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Famous Sledges Poems by Famous Poets

These are examples of famous Sledges poems written by some of the greatest and most-well-known modern and classical poets. PoetrySoup is a great educational poetry resource of famous sledges poems. These examples illustrate what a famous sledges poem looks like and its form, scheme, or style (where appropriate).

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by Longfellow, Henry Wadsworth
...ceased, and the sparks expired in the ashes,
Merrily laughed, and said they were nuns going into the chapel.
Oft on sledges in winter, as swift as the swoop of the eagle,
Down the hillside hounding, they glided away o'er the meadow.
Oft in the barns they climbed to the populous nests on the rafters,
Seeking with eager eyes that wondrous stone, which the swallow
Brings from the shore of the sea to restore the sight of its fledglings;
Lucky was he who found that stone i...Read More

by Huchel, Peter
that touches neither time nor space.

Coldly the wind blows
against the old homestead,
in the yard pale folk,
sledges, baggage, lamps covered with snow,

in the pots death,
in the pitchers poison,
the last will nailed to a post.

The hidden thing
under the rocks' claws,
the opening into night,
the terror of death
thrust into flesh like stinging salt.

Let us go down
in the language of angels
to the broken bricks of Babel....Read More

by Hall, Donald
...All winter your brute shoulders strained against collars, padding 
and steerhide over the ash hames, to haul 
sledges of cordwood for drying through spring and summer, 
for the Glenwood stove next winter, and for the simmering range.

In April you pulled cartloads of manure to spread on the fields, 
dark manure of Holsteins, and knobs of your own clustered with oats.
All summer you mowed the grass in meadow and hayfield, the mowing machine 
clacketing beside...Read More

by Paterson, Andrew Barton
...must rise and go, 
For I have a mighty way to ride 
To the land of the Esquimaux. 

"And it's there I must load my sledges up, 
With the reindeers four-in-hand, 
That go to the North, South, East, and West, 
To every Christian land." 

"Tae the Esquimaux," said the dour guidwife,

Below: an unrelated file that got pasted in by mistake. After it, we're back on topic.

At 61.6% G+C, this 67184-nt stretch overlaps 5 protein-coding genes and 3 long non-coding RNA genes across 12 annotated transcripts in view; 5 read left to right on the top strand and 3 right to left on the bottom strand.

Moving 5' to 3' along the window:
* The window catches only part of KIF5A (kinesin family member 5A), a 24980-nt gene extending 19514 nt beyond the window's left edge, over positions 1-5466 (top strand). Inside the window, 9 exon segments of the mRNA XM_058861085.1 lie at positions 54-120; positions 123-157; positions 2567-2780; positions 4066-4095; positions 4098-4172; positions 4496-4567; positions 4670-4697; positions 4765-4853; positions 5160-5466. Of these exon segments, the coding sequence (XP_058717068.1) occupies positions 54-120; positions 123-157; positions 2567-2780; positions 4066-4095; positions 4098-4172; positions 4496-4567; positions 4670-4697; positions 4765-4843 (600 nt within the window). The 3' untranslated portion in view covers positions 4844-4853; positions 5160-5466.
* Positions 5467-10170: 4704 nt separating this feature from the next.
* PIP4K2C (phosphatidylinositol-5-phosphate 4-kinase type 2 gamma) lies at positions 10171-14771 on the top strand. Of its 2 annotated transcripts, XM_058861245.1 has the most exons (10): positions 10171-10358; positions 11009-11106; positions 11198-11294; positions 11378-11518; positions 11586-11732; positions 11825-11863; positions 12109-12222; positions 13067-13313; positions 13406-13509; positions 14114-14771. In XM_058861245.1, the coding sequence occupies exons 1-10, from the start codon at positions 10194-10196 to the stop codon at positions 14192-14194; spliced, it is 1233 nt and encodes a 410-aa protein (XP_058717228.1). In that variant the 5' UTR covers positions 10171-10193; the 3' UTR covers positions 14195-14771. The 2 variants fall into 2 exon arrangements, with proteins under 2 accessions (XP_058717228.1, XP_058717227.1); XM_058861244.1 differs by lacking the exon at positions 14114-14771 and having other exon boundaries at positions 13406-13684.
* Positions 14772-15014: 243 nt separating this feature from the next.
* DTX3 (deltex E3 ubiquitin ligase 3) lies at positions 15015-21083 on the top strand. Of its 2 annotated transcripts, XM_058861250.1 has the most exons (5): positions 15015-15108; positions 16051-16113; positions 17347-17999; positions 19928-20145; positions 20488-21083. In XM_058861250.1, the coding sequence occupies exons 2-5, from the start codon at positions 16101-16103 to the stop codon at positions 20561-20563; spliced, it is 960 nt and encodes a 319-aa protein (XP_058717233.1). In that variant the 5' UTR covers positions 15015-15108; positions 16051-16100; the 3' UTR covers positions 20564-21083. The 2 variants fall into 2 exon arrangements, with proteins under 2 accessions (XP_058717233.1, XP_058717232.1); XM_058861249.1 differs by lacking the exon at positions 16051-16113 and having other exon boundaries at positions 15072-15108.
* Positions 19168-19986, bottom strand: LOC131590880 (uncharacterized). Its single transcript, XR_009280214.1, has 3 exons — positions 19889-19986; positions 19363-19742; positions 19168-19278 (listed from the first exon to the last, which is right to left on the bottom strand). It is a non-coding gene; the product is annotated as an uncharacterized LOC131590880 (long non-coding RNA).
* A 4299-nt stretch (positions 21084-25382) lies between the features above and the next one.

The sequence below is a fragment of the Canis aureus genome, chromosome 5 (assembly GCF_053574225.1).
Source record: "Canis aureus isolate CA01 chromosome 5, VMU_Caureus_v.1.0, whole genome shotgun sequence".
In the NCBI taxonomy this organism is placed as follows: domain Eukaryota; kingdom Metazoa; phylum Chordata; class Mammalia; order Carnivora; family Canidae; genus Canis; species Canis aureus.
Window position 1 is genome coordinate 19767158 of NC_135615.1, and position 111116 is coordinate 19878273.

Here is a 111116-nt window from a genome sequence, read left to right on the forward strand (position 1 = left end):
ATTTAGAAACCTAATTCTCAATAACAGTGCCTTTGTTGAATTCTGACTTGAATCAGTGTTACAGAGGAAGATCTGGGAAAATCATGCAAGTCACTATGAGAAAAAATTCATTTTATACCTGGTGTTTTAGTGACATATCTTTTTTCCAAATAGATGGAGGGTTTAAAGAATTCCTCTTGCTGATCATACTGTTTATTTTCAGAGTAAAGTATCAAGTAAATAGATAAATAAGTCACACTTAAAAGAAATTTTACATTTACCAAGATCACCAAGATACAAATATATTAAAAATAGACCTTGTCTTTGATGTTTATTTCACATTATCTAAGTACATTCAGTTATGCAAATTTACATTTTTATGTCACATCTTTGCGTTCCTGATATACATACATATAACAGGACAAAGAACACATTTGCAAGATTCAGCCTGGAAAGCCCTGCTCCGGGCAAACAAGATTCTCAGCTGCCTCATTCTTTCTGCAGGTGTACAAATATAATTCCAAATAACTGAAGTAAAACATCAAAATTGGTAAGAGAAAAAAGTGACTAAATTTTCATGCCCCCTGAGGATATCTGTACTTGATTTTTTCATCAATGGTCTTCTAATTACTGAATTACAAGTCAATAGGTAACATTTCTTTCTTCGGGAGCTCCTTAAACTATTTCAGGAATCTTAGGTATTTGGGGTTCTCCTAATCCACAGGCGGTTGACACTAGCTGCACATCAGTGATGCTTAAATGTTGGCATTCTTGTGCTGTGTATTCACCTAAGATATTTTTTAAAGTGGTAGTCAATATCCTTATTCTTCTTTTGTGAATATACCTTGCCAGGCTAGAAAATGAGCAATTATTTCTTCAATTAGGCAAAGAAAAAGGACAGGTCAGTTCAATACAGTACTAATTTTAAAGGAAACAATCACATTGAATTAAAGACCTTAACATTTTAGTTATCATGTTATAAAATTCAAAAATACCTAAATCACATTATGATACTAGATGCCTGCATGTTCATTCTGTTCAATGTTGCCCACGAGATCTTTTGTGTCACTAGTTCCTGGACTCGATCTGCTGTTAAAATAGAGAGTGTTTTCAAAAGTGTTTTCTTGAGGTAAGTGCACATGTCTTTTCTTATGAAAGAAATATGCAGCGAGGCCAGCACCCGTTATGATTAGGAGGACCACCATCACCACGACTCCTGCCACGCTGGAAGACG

"Ye suit my husband well!" 
For when he gets up on his journey horse 
He's a bit of a liar himsel'." 

Then out with a laugh went the bonny wee man 
To his old horse grazing nigh, 
And ...Read More

by Whitman, Walt
...der those muscular arms! 

There by the furnace, and there by the anvil, 
Behold thy sturdy blacksmiths, swinging their sledges; 
Overhand so steady—overhand they turn and fall, with joyous clank,
Like a tumult of laughter. 

Behold! (for still the procession moves,) 
Behold, Mother of All, thy countless sailors, boatmen, coasters! 
The myriads of thy young and old mechanics! 
Mark—mark the spirit of invention everywhere—thy rapid patents,
Thy continual workshops, foundri...Read More

by Poe, Edgar Allan

Hear the sledges with the bells-
Silver bells!
What a world of merriment their melody foretells!
How they tinkle, tinkle, tinkle,
In the icy air of night!
While the stars that oversprinkle
All the heavens, seem to twinkle
With a crystalline delight;
Keeping time, time, time,
In a sort of Runic rhyme,
To the tintinnabulation that so musically wells
From the bells, bel...Read More

by Kipling, Rudyard
...g of the Dead -- in the North by the torn berg-edges --
They that look still to the Pole, asleep by their hide-stripped sledges.
Song of the Dead in the South -- in the sun by their skeleton horses,
Where the warrigal whimpers and bays through the dust of the sere river-courses.

Song of the Dead in the East -- in the heat-rotted jungle-hollows,
Where the dog-ape barks in the kloof -- in the brake of the buffalo-wallows.

Song of the Dead in the West in the Barren...Read More

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